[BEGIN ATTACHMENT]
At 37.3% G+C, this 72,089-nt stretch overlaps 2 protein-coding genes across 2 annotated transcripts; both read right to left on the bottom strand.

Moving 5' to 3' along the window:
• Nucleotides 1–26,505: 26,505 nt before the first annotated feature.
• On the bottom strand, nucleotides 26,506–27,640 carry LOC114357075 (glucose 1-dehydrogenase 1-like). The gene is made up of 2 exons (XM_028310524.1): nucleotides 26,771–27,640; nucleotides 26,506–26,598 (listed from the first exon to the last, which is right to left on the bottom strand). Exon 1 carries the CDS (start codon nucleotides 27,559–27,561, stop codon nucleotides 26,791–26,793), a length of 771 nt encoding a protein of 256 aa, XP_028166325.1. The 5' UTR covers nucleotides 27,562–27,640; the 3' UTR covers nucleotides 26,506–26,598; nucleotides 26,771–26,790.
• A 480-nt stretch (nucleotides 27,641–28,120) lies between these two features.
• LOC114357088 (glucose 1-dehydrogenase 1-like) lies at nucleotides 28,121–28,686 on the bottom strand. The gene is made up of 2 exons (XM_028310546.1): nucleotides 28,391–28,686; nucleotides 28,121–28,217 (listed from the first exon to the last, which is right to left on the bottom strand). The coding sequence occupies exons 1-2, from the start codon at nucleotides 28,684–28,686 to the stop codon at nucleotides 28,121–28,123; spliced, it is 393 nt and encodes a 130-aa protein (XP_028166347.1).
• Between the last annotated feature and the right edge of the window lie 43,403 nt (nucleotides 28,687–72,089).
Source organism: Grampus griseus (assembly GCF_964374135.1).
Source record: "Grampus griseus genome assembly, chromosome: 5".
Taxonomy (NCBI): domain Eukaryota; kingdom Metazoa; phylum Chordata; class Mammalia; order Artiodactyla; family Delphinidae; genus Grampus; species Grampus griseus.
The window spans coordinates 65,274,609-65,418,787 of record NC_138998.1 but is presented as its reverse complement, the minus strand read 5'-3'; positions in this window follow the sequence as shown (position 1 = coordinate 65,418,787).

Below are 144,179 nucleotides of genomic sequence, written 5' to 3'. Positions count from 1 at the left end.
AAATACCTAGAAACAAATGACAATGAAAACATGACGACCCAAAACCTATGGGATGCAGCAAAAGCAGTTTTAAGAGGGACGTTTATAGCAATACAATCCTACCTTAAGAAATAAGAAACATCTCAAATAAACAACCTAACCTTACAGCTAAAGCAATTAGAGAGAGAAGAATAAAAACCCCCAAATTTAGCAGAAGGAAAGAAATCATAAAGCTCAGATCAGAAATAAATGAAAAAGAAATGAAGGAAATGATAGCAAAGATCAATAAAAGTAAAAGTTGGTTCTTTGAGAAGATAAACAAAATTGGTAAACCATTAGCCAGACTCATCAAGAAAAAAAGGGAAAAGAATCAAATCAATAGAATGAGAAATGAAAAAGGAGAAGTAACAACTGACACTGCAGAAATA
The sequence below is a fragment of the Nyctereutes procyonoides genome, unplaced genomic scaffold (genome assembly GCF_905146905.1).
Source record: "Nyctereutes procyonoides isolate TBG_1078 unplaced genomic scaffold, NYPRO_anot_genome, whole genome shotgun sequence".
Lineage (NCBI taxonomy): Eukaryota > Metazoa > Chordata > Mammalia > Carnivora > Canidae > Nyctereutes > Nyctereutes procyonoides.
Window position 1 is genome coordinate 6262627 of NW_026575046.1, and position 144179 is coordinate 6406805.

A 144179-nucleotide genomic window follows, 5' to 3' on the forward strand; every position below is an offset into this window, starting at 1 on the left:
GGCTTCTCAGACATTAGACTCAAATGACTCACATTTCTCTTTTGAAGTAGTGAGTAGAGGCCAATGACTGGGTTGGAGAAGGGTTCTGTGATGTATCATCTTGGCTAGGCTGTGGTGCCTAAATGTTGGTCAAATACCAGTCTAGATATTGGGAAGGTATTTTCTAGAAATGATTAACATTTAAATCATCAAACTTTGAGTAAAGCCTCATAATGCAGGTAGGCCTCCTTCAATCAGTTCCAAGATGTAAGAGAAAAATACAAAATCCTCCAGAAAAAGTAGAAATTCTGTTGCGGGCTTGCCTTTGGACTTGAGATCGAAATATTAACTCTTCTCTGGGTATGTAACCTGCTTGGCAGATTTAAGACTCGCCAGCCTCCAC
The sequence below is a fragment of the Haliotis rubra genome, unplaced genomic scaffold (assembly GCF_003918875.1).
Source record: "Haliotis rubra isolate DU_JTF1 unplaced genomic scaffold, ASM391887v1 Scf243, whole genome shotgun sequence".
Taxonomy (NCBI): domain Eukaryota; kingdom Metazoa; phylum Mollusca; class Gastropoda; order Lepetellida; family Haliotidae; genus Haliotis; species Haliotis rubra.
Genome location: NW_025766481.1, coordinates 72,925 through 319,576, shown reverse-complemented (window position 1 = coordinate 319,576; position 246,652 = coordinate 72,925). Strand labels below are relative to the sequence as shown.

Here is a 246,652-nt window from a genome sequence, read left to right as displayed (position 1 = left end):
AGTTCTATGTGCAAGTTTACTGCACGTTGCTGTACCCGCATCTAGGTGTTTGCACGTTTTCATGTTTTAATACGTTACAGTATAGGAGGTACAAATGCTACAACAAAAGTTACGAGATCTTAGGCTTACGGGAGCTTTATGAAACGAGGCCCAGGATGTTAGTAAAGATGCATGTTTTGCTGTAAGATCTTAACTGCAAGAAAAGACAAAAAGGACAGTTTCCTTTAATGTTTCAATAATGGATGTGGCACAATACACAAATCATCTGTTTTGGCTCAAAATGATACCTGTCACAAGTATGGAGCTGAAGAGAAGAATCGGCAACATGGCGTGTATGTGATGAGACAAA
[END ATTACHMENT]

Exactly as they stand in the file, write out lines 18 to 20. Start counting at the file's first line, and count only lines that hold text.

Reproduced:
A 144179-nucleotide genomic window follows, 5' to 3' on the forward strand; every position below is an offset into this window, starting at 1 on the left:
GGCTTCTCAGACATTAGACTCAAATGACTCACATTTCTCTTTTGAAGTAGTGAGTAGAGGCCAATGACTGGGTTGGAGAAGGGTTCTGTGATGTATCATCTTGGCTAGGCTGTGGTGCCTAAATGTTGGTCAAATACCAGTCTAGATATTGGGAAGGTATTTTCTAGAAATGATTAACATTTAAATCATCAAACTTTGAGTAAAGCCTCATAATGCAGGTAGGCCTCCTTCAATCAGTTCCAAGATGTAAGAGAAAAATACAAAATCCTCCAGAAAAAGTAGAAATTCTGTTGCGGGCTTGCCTTTGGACTTGAGATCGAAATATTAACTCTTCTCTGGGTATGTAACCTGCTTGGCAGATTTAAGACTCGCCAGCCTCCAC
The sequence below is a fragment of the Haliotis rubra genome, unplaced genomic scaffold (assembly GCF_003918875.1).